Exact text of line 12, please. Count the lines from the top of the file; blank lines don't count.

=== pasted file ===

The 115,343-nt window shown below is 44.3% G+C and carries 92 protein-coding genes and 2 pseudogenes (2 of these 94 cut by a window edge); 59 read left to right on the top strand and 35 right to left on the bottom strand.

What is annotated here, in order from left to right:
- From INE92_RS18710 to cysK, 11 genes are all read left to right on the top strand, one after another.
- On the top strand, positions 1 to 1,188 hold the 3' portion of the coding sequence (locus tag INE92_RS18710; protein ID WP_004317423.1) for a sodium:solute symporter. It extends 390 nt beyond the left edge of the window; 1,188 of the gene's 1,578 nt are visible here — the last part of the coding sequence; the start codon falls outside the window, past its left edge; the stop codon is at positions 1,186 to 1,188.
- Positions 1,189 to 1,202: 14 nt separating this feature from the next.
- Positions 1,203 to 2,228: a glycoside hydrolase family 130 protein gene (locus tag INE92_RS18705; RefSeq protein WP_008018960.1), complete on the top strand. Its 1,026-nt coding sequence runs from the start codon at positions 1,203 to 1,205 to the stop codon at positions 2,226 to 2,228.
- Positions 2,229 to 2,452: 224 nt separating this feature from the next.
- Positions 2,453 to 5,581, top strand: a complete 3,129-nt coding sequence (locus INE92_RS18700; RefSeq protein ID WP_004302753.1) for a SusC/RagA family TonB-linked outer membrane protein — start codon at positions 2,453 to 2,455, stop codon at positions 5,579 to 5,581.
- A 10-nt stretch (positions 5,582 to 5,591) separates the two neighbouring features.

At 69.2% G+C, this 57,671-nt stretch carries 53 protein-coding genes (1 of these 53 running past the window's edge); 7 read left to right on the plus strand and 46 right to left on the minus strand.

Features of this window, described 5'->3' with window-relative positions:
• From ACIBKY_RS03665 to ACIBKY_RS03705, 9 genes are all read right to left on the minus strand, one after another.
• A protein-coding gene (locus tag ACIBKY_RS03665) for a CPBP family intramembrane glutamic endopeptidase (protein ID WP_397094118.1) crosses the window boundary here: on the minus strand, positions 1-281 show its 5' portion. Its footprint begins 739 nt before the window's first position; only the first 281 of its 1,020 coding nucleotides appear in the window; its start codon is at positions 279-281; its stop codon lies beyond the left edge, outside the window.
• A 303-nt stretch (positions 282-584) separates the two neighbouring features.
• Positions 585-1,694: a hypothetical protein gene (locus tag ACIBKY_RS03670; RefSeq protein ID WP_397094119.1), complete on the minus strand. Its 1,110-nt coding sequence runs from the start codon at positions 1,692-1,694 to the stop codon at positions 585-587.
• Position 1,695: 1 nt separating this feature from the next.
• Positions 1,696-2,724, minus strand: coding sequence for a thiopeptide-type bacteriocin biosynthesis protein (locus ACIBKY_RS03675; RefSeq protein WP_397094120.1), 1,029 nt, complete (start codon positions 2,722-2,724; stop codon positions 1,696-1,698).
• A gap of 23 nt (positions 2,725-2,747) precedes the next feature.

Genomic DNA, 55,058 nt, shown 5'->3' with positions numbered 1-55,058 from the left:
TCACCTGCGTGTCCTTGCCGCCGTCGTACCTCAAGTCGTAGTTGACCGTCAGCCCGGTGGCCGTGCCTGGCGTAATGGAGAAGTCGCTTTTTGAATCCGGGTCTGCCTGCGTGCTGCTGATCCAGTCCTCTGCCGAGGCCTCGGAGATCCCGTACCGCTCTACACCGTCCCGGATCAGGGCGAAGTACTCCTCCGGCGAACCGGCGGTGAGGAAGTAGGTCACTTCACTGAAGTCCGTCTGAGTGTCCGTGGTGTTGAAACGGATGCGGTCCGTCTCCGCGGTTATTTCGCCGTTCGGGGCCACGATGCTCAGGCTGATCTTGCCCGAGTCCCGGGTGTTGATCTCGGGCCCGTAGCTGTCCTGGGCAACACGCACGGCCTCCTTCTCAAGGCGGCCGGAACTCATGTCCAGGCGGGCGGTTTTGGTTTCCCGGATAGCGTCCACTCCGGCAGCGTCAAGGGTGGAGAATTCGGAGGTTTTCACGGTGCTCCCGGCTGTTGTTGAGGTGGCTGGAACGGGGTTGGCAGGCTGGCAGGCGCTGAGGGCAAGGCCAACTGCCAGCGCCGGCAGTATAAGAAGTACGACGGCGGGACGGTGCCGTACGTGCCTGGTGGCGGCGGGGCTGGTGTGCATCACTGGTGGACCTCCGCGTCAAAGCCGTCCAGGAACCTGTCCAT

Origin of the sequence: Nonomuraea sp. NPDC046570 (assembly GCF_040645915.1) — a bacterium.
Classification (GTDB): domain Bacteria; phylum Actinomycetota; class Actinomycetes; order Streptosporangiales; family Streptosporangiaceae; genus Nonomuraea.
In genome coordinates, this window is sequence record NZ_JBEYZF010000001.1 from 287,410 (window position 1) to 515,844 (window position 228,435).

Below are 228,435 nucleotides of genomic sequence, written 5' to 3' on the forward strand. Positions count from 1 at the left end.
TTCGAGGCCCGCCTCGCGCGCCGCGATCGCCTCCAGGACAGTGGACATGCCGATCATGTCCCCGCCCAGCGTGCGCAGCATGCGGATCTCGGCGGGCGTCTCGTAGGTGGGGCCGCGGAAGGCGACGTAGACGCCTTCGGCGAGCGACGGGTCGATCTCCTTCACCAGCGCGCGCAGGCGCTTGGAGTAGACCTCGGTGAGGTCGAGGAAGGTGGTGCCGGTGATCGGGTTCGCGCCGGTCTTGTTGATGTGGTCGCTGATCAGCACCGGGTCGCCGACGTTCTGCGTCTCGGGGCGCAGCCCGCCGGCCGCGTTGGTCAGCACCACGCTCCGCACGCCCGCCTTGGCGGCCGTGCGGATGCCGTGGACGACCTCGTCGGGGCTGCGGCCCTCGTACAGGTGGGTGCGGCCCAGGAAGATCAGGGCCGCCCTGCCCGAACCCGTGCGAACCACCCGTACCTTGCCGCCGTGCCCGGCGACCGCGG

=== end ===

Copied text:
• From ACIBKY_RS03665 to ACIBKY_RS03705, 9 genes are all read right to left on the minus strand, one after another.